Present Music Comes In From the Cold
With an online concert presented Friday featuring a wild and wacky mix of music.
Ever creative in the midst of the pandemic, Present Music has prepared a thoroughly produced online concert premiering Friday evening, March 26 at 7:30 pm. Most of the concert was pre-recorded in Jan Serr Studio at the UW-Milwaukee Peck School of the Arts. The event title, Out with the Cold, could be referring to the growing anticipation of an exit from the pandemic. But as with other spring concerts, Present Music recognizes the range of contemporary music from minimalistic to joyfully complex – without judgment, from winter to spring.
Key selections represent a loosely organized movement of the 1950’s – an avant-garde movement known as Fluxus. Those artists who identified with Fluxus “had become disenchanted with the elitist attitude they perceived in the art world at the time…Championed the use of everyday objects and the element of chance in art… focusing especially on performance aspects.” Such values often reflect choices in Present Music Milwaukee programming.
At the heart of the Fluxus movement, John Cage created a performance piece Living Room Music (1940), incorporating conversation, adaptation of words by Gertrude Stein and use of everyday objects appropriated for rhythmic percussion. Ben Patterson wrote Paper Piece (1960), with instructions for group participation to explore the sounds of crumpling paper.
Joseph Bryd wrote an absurdist opera, The Mystery Cheese-Ball (1961) premiered in Yoko Ono‘s New York City loft. (Present Music will perform the ‘squeaky’ prelude.)
Well before the Fluxus movement, French eccentric composer Erik Satie suggested that cafes play a piece of ambient music he called “furniture music… that would be part of the background noise, which would take them into account. I think it would be melodious, it would soften the sound of knives and forks, without dominating them, without imposing itself.” His Furniture Music: Wrought-Iron Tapestry (1917) samples that experiment, a work perhaps not performed in his lifetime.
Guest artist Elenna Sindler, Chicago singer and composer, will join the Present Music Ensemble in three works with memorable melodies and wistful lyrics. In one, Philip Glass scored a Paul Simon poem in a series of collaborations with songwriters. Simon’s words, Changing Opinion are a mock-solemn meditation on the possible sources of an electrical hum in a room. Second is a work by Caroline Shaw, who wrote the words and music to And So, scored for an intimate setting with string quartet. Gertrude Stein’s words are incorporated again. The third work, by Andy Akiho, is a poetic reflection, NO one To kNOW one (2010) incorporating full ensemble and his personal instrument, steel pan. Click on the links in this paragraph to hear the original recordings, each featuring the composer.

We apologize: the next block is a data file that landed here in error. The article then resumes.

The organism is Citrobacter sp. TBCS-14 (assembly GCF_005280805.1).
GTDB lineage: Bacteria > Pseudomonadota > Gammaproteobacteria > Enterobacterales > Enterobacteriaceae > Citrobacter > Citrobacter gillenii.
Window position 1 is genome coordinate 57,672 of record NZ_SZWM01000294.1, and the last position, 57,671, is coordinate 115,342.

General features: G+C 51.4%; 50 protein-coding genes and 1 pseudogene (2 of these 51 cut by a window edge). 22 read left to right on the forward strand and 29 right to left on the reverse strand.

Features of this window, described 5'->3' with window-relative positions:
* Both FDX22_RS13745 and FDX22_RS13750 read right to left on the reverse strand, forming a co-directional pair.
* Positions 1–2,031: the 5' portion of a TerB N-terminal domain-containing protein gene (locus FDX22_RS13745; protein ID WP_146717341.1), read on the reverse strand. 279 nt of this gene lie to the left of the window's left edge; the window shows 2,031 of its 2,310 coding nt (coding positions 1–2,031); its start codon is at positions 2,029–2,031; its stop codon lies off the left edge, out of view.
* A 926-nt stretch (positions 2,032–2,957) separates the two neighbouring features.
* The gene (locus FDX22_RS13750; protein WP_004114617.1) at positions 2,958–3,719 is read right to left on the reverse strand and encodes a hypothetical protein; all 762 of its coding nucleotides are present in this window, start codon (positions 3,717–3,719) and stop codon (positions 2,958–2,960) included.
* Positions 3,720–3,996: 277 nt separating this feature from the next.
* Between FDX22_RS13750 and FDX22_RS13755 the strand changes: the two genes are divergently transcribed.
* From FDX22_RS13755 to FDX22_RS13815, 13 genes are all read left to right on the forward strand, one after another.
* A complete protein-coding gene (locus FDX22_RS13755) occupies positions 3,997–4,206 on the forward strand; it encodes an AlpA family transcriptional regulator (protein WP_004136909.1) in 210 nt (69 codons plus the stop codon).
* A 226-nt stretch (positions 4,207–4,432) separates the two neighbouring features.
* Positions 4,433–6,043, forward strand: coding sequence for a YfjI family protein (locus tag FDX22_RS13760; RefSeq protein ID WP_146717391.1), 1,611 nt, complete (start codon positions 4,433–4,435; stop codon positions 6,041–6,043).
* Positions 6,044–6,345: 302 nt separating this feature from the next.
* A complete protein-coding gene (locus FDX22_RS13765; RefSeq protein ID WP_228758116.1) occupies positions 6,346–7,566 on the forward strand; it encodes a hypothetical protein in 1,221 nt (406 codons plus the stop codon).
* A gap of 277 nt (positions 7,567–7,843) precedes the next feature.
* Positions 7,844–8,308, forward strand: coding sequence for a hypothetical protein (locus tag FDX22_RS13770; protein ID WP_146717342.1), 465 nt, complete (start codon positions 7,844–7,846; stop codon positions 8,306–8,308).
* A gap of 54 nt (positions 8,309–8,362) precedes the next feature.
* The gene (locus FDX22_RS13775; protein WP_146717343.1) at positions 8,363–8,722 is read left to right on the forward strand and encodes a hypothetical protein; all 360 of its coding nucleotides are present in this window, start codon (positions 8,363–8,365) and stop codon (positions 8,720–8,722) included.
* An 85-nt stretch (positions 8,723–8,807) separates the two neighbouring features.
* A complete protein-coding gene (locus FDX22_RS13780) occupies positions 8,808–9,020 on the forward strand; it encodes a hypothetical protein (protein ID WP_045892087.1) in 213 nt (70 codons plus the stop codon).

Sindler’s own performances and composition reflect a personal commitment to feminist issues and experimental music, often reflecting the spirit of the Fluxus movement. When I Was, her album debut as singer-songwriter, may be heard on YouTube.
Several more substantive works complete the program:
Hans Abrahamsen wrote Winternacht (1978, arr. 1987) as a seasons-themed composition working backwards from winter to autumn, summer and spring. Written in a classical, minimalist style the movements represent “four introverted still lives of the velvety, dark iciness of a silvery winter night.”
Paul Wiancko lovingly features the cello through most of his ensemble piece, LIFT (2016). Following beautiful contemplative chamber music, the work ends with a “maniacal’ romp to the finish that will be extracted as this concert steps up the energy of the evening.
Angelica Negron, whose playful experiments with electric vegetables and homage to conversations among the trees have been featured on recent Present Music events, offers electronic samples as a complement to live ensemble in the unabashedly pleasurable work, bubblegum grass/ peppermint field (2011). Arranged for Present Music, the samples use common household objects but are meant to reflect the percussive range of the Eastern Asian gamelan. A. Bill Miller has created an abstract “live liquid light show” for the performance.
Present Music has risen to the challenge of this difficult year, creating polished, often studio-produced concert works. Those who purchase tickets will participate in a zoom session before and after the concert itself, hearing from and talking with composers and performers. Tickets start at $10, $20 for a household and $35 for “benefactors.” Anyone can purchase a ticket and listen, from Friday through June 26, to the concert itself. (Urban Milwaukee members can get free tickets here).
Looking ahead …
I would hope that Present Music finds a way to share again the three concerts offered last fall whose online access has currently expired. For most of us, Present Music concerts introduce new works we have not heard. The opportunity to hear them again has been a unexpected advantage of this tragic year. With the support of all of us, these concerts need not be one-time events. With the opportunities of the internet, Present Music has been establishing connections beyond Milwaukee. The concert and conversation model has also strengthened ties with composers well beyond Milwaukee.
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